Still the hills keep on coming:
As you can see by the stats at the start of this blog it was a very hilly day of riding with the group climbing just over 2000 metres, which is equivalent to a quarter of the way up Mt Everest. The ride into the school was stupid hilly, I was so close at times to getting off my bike and walking up the short, sharp and maximum lactic acid type climbs. The bad news for the riders after a gut-full of barbecue sausages was the ride out of the school was pretty much the same for the next ten kilometres. But finally after what seemed like all day when we were going either up or down, we were at last rewarded with some flat terrain for the last 20 kilometres into Norah Head. I have no idea who Norah is but boy I was glad to meet here that afternoon as we rolled in at 4:30pm. I was not alone in that department as over ten riders admitted to todays ride being their longest ever day in the saddle. We stopped at the entrance to the Norah Heads Caravan Park and finished with the traditional Smiddy huddle where the group converges to acknowledge the road crew and to think about their own reasons for doing this ride.

Honourable mentions for the day.
As on any Smiddy event there are always stand out performances and incidents throughout the day that are worthy of a mention. Today a special mention goes out to the following people:

Mathew McGuire from McGuire's Hotels, who was feeling most unwell and on one steep climb recorded a maximum heart rate of 220 beats per minute. He hung in there as long as he could but his body forced him out after lunch at the school.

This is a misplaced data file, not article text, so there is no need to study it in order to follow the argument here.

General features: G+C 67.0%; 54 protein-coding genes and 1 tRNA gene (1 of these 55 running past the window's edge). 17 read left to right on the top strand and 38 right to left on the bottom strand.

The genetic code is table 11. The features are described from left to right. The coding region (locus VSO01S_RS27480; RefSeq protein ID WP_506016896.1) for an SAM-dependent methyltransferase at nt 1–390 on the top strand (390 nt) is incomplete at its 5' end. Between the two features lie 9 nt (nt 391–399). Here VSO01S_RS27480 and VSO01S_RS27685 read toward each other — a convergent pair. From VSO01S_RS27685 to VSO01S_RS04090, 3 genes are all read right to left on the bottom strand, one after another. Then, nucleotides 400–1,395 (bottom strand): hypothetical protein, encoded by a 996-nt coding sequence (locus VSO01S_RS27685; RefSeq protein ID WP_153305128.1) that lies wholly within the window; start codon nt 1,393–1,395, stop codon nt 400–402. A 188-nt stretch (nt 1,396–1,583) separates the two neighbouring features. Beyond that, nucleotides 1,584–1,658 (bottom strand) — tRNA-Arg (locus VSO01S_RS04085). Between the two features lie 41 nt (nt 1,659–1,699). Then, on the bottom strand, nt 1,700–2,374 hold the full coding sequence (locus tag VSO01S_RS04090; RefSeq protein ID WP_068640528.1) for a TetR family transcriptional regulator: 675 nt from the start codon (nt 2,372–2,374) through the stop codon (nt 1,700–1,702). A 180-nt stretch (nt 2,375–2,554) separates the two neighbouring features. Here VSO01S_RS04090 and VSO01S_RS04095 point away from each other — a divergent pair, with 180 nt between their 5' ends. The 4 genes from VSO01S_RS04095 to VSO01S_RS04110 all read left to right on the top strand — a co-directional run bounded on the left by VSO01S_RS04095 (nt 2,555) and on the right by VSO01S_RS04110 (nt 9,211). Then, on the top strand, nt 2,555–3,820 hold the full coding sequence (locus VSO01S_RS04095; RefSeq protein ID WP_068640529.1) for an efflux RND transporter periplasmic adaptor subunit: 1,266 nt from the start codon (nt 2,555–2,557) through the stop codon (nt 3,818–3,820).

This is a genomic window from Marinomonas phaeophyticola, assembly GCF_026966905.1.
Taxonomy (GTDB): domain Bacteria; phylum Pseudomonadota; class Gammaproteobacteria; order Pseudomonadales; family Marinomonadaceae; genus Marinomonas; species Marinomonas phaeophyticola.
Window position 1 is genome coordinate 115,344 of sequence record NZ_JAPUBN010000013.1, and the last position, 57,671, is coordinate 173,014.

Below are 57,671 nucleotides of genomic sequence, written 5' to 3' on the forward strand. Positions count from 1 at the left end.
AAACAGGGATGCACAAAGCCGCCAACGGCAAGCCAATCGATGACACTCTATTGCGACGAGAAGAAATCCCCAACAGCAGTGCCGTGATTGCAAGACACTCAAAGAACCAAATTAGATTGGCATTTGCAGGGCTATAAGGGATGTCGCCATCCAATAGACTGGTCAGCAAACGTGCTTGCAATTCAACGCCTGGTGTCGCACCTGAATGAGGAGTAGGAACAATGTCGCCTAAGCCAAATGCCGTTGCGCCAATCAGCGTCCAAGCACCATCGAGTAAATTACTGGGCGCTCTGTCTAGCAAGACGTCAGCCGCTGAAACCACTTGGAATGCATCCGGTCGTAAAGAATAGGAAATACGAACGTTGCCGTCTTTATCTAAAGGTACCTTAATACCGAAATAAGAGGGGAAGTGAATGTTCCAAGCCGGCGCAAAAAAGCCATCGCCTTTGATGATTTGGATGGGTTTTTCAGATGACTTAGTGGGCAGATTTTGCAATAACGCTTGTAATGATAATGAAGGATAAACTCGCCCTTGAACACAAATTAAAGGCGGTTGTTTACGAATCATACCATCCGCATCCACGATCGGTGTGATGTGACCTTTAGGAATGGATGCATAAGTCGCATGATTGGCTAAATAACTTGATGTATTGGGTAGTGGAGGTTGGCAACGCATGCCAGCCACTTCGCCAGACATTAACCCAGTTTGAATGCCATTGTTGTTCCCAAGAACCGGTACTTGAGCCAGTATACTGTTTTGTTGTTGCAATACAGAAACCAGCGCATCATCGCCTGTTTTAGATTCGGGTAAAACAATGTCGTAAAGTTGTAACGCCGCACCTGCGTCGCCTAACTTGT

Sarah Holman majority of her training was completed on a spin bike on a boat due to working at sea. She is one tough young lady and I have nicknamed her 'Pocket Rocket', for her pint sized frame but with a heart bigger than Pharlap. Today was her longest ride and she is one of our highest fundraisers with over $5000 donated so far!

Shane Walsh for actually having the best Zinc face but being unfortunate that he was fifth in the line and the screams had yet to reach their crescendo of being sixth in line.

Brett Jarvis for wanting to get to know me on the bike. His hand slipped off his handlebars throwing him into me on a descent. I went bush, somehow stayed upright, while Brett felt bad and apologised sincerely but secretly enjoyed getting to know me better.

Amanda Ashbrook nearly did not start this event due to hurting her back a week prior to todays start. She suffered today but finished and put her finish down to a healthy supply of Nurofen. Although I suspect it was because she also has a big heart and should be proud of her performance.

Greg Casey one week ago drove into his carport with his bike still attached to the roof racks. The end result: one written off $8000 bike, a slightly bent carport and a puff of steam ejecting from a very mad head. Greg was lent a replacement and made the trip and started with training that consisted of two river loops!

Anyway hope you enjoyed this blog. Stayed tuned for day two of NSW Smiddy.